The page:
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Unforgettable

WHAT IS DEMENTIA?
Dementia is an umbrella term like cancer. It is used to describe symptoms that occur when the brain is affected by certain diseases. Features of dementia include impaired memory and forgetfulness, personality and behaviour changes, communication difficulties and the loss of ability to plan, make good judgements and carry out multi-step tasks. In the later stages of dementia, people have problems carrying out everyday tasks and they become increasingly dependent on others. The person with dementia may feel sad, frightened and angry about what is happening.

WHAT CAUSES DEMENTIA?
Alzheimer’s disease is the most common form of dementia. The chemistry and structure of the brain changes which results in gradual death of brain cells. Vascular dementia is caused by damage caused by interruptions in the blood flow to the brain.

Dementia with Lewy bodies has some features like Parkinson’s disease as well as dementia. Frontotemporal dementia is a rare form of dementia that affects the front part of the brain. Decision making and control of behaviour are often affected. Some other conditions that may mimic dementia are treatable. These include depression, hypothyroidism (underactive thyroid) and vitamin B12 deficiency.

DOES IT RUN IN FAMILIES?

Alzheimer’s disease clusters in some families. There are some extremely rare genes that causeAlzheimer’s disease, usually at quite a young age. However, in most cases, there may be one or two affected relatives or sometimes none at all. If you have a close relative with late onset Alzheimer’s disease your risk of developing the disease at some point in your life is somewhat increased. However, in almost all cases, the risks are not so predictable that genetic counselling is going to be helpful.

In most cases of vascular dementia there is no genetic link. Some of the less common forms of dementia are caused by individual genes and these tend to run in families.

HOW IS DEMENTIA DIAGNOSED?
People with dementia often don’t recognise they have a problem and it is friends or family who notice. Memory tests can be used to clarify whether there is a problem. Most people developing memory problems are referred to memory clinics.

It is important that a thorough mental state examination, medical history and physical examination are performed. Routine blood tests should also be done. A brain scan should be done to rule out other conditions that may cause symptoms similar to dementia (such as tumours, strokes or fluid on the brain). However, there is no single specific test for most cases of Alzheimer’s disease.

CARE AND TREATMENT FOR PEOPLE WITH DEMENTIA

Probably the most important thing is for people to take care of their general health – diet, exercise, managing medical conditions like diabetes and high blood pressure. This may have some value in actually preventing dementia or delaying its onset, as well as being good for someone in whom dementia has been diagnosed.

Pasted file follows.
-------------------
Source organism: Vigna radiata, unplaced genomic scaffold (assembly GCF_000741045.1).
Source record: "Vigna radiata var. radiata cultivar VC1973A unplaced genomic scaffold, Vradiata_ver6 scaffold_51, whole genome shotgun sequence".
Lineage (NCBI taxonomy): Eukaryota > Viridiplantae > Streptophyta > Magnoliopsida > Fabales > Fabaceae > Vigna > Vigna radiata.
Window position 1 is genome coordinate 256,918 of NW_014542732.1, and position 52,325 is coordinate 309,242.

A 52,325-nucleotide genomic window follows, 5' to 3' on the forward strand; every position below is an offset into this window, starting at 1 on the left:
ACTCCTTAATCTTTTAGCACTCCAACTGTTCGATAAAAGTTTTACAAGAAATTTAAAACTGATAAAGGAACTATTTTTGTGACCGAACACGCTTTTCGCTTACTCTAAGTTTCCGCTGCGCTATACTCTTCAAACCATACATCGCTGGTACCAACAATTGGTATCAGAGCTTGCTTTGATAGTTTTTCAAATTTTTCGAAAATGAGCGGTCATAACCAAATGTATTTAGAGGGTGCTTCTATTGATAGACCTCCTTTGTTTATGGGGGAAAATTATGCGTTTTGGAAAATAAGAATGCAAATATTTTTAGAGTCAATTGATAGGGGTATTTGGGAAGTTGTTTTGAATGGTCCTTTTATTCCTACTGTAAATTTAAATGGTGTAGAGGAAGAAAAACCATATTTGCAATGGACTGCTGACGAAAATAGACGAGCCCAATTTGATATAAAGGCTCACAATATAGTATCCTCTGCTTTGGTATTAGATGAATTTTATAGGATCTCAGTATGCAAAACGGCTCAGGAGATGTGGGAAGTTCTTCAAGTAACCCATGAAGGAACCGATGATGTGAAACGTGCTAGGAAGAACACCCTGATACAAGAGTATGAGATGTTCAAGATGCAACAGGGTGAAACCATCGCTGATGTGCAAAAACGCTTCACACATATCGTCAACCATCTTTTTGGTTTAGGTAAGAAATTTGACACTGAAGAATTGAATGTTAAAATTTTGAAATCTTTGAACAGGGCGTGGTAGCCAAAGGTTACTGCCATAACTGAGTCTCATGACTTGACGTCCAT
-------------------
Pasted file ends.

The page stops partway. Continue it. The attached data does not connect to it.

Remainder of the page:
There are some medicines that can be prescribed to slow the progression of Alzheimer’s disease but they do not cure it. Depression is common in people with dementia and antidepressants may need to be prescribed. People with dementia and their families will need to think about care and support for the future. Their GP, local authority and the Alzheimer’s Society can be very helpful in various ways – information, support and advice. It is important to maintain an active life if possible, paying attention to physical health, mental activity, social interests, and being as independent as possible. Caring for someone with dementia can be quite stressful so the health and well being of carers also needs attention.

Welcome

New Perspectives is an East Midlands' based touring theatre company, specialising in bringing new work to rural and community audiences. Through an annual programme of original adaptations, rare revivals and new writing, we aim to bring live theatre that is diverse, affordable and accessible into the heart of wide-ranging communities, as well as to regional, national and international venues.  
Our productions are testament to the fact that rural theatre is as relevant, challenging and vital as theatre made for any other environment. Our participatory projects, career defining training and mentoring opportunities for emerging regional talent and rural touring scheme Northants Touring Arts makes tangible difference to people where they live.

As a registered charity (no. 1058309), your support can make a real difference... Find out more
 
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